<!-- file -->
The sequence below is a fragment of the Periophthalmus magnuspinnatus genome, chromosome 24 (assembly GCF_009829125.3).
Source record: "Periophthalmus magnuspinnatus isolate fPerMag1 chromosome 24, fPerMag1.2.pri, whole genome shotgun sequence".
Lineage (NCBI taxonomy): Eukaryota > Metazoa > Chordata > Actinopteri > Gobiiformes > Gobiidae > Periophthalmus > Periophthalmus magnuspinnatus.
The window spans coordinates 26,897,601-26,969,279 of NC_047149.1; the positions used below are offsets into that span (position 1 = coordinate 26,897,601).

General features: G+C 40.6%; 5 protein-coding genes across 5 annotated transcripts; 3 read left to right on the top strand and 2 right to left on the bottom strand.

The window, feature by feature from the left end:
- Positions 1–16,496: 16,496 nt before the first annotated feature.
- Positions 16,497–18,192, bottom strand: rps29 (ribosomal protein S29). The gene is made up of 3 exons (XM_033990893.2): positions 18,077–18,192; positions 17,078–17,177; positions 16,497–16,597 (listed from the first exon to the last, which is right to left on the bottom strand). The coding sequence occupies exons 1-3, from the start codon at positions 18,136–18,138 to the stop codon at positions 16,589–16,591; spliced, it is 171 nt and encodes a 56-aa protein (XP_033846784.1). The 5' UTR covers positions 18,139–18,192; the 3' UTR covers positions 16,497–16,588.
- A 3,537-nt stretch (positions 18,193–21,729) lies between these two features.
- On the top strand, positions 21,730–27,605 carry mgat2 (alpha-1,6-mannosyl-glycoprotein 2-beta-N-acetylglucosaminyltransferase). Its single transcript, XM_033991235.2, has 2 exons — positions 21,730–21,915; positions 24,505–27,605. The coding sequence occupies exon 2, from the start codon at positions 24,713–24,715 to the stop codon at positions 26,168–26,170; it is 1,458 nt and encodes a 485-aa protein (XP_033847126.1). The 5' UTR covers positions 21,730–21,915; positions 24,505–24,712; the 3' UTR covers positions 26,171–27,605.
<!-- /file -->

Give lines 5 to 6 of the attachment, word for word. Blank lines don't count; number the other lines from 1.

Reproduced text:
General features: G+C 40.6%; 5 protein-coding genes across 5 annotated transcripts; 3 read left to right on the top strand and 2 right to left on the bottom strand.

The window, feature by feature from the left end: